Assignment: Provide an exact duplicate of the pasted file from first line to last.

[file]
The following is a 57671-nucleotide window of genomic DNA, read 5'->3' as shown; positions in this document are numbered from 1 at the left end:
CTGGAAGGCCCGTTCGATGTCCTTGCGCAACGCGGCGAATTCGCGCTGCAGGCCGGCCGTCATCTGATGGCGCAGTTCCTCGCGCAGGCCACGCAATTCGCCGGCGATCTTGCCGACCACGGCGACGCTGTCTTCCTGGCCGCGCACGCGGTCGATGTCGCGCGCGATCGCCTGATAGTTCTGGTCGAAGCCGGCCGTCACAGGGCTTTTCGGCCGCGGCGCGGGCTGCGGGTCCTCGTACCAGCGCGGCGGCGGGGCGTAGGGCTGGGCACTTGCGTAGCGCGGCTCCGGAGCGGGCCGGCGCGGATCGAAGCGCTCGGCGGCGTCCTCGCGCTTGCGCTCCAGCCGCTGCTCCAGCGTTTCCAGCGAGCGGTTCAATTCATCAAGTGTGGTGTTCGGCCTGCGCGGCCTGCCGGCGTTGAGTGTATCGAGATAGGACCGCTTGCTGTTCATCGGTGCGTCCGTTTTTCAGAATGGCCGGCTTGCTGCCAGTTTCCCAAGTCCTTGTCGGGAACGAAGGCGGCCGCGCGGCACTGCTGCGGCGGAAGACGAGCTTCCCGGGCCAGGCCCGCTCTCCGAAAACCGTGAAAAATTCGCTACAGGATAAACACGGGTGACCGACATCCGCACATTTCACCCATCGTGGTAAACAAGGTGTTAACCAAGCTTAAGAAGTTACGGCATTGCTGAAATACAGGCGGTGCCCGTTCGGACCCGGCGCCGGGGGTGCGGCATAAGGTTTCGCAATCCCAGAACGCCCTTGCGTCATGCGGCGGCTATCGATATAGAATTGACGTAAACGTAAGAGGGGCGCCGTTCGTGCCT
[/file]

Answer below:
The following is a 57671-nucleotide window of genomic DNA, read 5'->3' as shown; positions in this document are numbered from 1 at the left end:
CTGGAAGGCCCGTTCGATGTCCTTGCGCAACGCGGCGAATTCGCGCTGCAGGCCGGCCGTCATCTGATGGCGCAGTTCCTCGCGCAGGCCACGCAATTCGCCGGCGATCTTGCCGACCACGGCGACGCTGTCTTCCTGGCCGCGCACGCGGTCGATGTCGCGCGCGATCGCCTGATAGTTCTGGTCGAAGCCGGCCGTCACAGGGCTTTTCGGCCGCGGCGCGGGCTGCGGGTCCTCGTACCAGCGCGGCGGCGGGGCGTAGGGCTGGGCACTTGCGTAGCGCGGCTCCGGAGCGGGCCGGCGCGGATCGAAGCGCTCGGCGGCGTCCTCGCGCTTGCGCTCCAGCCGCTGCTCCAGCGTTTCCAGCGAGCGGTTCAATTCATCAAGTGTGGTGTTCGGCCTGCGCGGCCTGCCGGCGTTGAGTGTATCGAGATAGGACCGCTTGCTGTTCATCGGTGCGTCCGTTTTTCAGAATGGCCGGCTTGCTGCCAGTTTCCCAAGTCCTTGTCGGGAACGAAGGCGGCCGCGCGGCACTGCTGCGGCGGAAGACGAGCTTCCCGGGCCAGGCCCGCTCTCCGAAAACCGTGAAAAATTCGCTACAGGATAAACACGGGTGACCGACATCCGCACATTTCACCCATCGTGGTAAACAAGGTGTTAACCAAGCTTAAGAAGTTACGGCATTGCTGAAATACAGGCGGTGCCCGTTCGGACCCGGCGCCGGGGGTGCGGCATAAGGTTTCGCAATCCCAGAACGCCCTTGCGTCATGCGGCGGCTATCGATATAGAATTGACGTAAACGTAAGAGGGGCGCCGTTCGTGCCT